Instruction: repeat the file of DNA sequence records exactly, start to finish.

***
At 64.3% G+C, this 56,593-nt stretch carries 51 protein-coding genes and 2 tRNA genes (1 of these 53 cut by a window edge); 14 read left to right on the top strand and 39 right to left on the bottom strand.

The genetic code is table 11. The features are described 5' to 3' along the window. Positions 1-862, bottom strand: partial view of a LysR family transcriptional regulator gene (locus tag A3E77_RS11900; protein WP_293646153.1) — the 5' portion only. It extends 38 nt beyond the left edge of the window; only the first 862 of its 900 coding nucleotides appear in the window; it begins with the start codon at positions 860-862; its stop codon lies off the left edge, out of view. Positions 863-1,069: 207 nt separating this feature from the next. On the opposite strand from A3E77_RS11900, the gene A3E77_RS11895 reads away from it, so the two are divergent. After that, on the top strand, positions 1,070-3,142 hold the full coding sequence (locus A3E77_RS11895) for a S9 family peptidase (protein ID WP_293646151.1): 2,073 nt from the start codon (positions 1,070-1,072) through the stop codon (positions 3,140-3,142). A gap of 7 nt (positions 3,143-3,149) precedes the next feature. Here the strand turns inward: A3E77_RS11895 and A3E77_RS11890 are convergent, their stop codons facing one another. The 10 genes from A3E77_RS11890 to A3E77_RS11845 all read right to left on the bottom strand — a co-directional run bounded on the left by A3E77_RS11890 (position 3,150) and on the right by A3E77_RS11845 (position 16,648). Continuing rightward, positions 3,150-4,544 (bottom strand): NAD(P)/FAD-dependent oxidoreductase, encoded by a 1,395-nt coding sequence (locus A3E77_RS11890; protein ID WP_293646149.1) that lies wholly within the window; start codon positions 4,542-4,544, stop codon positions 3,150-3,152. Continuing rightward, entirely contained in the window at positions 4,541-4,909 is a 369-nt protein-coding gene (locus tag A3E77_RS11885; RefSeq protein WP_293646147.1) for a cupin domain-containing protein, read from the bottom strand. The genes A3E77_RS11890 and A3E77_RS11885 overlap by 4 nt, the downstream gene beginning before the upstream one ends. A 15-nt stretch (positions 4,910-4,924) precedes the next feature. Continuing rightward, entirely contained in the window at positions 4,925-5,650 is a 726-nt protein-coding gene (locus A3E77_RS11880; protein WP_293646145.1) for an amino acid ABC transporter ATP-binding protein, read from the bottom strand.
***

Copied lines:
At 64.3% G+C, this 56,593-nt stretch carries 51 protein-coding genes and 2 tRNA genes (1 of these 53 cut by a window edge); 14 read left to right on the top strand and 39 right to left on the bottom strand.

The genetic code is table 11. The features are described 5' to 3' along the window. Positions 1-862, bottom strand: partial view of a LysR family transcriptional regulator gene (locus tag A3E77_RS11900; protein WP_293646153.1) — the 5' portion only. It extends 38 nt beyond the left edge of the window; only the first 862 of its 900 coding nucleotides appear in the window; it begins with the start codon at positions 860-862; its stop codon lies off the left edge, out of view. Positions 863-1,069: 207 nt separating this feature from the next. On the opposite strand from A3E77_RS11900, the gene A3E77_RS11895 reads away from it, so the two are divergent. After that, on the top strand, positions 1,070-3,142 hold the full coding sequence (locus A3E77_RS11895) for a S9 family peptidase (protein ID WP_293646151.1): 2,073 nt from the start codon (positions 1,070-1,072) through the stop codon (positions 3,140-3,142). A gap of 7 nt (positions 3,143-3,149) precedes the next feature. Here the strand turns inward: A3E77_RS11895 and A3E77_RS11890 are convergent, their stop codons facing one another. The 10 genes from A3E77_RS11890 to A3E77_RS11845 all read right to left on the bottom strand — a co-directional run bounded on the left by A3E77_RS11890 (position 3,150) and on the right by A3E77_RS11845 (position 16,648). Continuing rightward, positions 3,150-4,544 (bottom strand): NAD(P)/FAD-dependent oxidoreductase, encoded by a 1,395-nt coding sequence (locus A3E77_RS11890; protein ID WP_293646149.1) that lies wholly within the window; start codon positions 4,542-4,544, stop codon positions 3,150-3,152. Continuing rightward, entirely contained in the window at positions 4,541-4,909 is a 369-nt protein-coding gene (locus tag A3E77_RS11885; RefSeq protein WP_293646147.1) for a cupin domain-containing protein, read from the bottom strand. The genes A3E77_RS11890 and A3E77_RS11885 overlap by 4 nt, the downstream gene beginning before the upstream one ends. A 15-nt stretch (positions 4,910-4,924) precedes the next feature. Continuing rightward, entirely contained in the window at positions 4,925-5,650 is a 726-nt protein-coding gene (locus A3E77_RS11880; protein WP_293646145.1) for an amino acid ABC transporter ATP-binding protein, read from the bottom strand.